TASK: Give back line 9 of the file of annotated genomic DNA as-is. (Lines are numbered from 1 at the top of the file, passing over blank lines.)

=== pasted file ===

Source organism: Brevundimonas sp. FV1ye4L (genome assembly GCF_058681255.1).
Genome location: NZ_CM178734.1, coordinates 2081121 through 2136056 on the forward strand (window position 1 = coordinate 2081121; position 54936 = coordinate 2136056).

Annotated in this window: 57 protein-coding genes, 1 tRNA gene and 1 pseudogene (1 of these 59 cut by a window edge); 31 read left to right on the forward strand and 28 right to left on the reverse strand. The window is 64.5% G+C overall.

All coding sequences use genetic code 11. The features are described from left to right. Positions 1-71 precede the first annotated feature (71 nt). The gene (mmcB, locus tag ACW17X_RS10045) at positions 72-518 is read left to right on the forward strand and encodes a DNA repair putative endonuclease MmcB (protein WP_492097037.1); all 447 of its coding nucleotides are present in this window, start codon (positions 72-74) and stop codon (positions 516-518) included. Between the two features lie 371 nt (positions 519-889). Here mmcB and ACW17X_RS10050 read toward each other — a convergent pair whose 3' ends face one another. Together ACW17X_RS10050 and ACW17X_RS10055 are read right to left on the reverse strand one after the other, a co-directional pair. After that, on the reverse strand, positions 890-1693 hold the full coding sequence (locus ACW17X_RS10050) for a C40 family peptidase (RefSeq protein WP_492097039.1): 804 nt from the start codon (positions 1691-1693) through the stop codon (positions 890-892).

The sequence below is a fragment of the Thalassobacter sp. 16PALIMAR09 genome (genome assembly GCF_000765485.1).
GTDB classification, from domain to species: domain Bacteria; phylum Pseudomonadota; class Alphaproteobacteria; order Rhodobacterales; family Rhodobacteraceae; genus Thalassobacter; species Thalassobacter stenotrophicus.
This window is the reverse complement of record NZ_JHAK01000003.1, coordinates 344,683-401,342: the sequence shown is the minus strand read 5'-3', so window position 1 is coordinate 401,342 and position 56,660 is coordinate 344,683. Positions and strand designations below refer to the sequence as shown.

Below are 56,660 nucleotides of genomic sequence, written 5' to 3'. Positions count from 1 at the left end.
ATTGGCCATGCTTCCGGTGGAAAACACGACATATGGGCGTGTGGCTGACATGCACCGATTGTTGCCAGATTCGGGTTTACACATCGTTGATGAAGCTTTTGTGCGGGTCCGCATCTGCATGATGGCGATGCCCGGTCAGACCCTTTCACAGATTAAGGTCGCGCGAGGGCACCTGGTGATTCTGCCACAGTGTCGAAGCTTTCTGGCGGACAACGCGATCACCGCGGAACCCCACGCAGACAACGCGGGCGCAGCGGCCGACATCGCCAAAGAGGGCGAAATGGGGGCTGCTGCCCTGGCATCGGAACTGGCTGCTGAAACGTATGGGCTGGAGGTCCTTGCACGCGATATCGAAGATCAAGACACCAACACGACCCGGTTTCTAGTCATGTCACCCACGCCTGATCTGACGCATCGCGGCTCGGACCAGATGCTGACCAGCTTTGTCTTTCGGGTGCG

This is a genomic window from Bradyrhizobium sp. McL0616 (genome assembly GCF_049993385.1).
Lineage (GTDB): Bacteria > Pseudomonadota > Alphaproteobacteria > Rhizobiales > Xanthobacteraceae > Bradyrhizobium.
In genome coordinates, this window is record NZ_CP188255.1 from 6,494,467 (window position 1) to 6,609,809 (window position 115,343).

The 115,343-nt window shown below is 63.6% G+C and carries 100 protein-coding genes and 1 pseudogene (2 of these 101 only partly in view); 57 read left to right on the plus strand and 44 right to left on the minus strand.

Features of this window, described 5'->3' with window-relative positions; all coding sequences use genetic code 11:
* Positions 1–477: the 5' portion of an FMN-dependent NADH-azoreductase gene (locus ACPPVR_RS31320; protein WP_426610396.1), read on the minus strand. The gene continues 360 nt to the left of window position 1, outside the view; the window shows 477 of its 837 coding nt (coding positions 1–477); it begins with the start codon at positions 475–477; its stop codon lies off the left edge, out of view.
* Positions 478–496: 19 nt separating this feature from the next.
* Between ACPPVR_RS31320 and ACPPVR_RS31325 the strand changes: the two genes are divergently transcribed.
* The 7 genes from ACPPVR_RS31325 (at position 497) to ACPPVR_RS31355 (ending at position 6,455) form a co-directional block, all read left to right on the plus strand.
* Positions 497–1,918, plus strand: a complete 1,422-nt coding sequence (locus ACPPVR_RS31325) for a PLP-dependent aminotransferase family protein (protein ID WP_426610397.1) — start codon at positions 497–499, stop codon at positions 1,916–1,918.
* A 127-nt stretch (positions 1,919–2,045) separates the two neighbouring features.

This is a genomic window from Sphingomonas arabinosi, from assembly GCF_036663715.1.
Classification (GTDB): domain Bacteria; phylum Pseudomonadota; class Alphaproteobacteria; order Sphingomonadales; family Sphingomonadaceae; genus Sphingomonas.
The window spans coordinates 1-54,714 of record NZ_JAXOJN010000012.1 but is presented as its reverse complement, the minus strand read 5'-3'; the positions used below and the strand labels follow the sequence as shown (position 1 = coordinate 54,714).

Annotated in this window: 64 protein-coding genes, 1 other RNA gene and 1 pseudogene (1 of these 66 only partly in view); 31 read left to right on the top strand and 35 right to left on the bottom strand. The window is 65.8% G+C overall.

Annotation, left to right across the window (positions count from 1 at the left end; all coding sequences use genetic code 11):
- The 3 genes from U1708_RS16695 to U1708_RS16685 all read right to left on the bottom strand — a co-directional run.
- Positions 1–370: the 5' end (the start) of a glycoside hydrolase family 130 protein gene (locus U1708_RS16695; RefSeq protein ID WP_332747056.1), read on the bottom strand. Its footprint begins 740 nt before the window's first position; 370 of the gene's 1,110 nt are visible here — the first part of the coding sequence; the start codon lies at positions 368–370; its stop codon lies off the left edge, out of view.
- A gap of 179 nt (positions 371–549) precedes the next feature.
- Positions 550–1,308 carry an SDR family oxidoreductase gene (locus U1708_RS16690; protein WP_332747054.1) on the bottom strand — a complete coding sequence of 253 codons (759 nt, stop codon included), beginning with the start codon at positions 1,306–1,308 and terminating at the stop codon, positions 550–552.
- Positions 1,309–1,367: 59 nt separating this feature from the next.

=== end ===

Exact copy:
ATTGGCCATGCTTCCGGTGGAAAACACGACATATGGGCGTGTGGCTGACATGCACCGATTGTTGCCAGATTCGGGTTTACACATCGTTGATGAAGCTTTTGTGCGGGTCCGCATCTGCATGATGGCGATGCCCGGTCAGACCCTTTCACAGATTAAGGTCGCGCGAGGGCACCTGGTGATTCTGCCACAGTGTCGAAGCTTTCTGGCGGACAACGCGATCACCGCGGAACCCCACGCAGACAACGCGGGCGCAGCGGCCGACATCGCCAAAGAGGGCGAAATGGGGGCTGCTGCCCTGGCATCGGAACTGGCTGCTGAAACGTATGGGCTGGAGGTCCTTGCACGCGATATCGAAGATCAAGACACCAACACGACCCGGTTTCTAGTCATGTCACCCACGCCTGATCTGACGCATCGCGGCTCGGACCAGATGCTGACCAGCTTTGTCTTTCGGGTGCG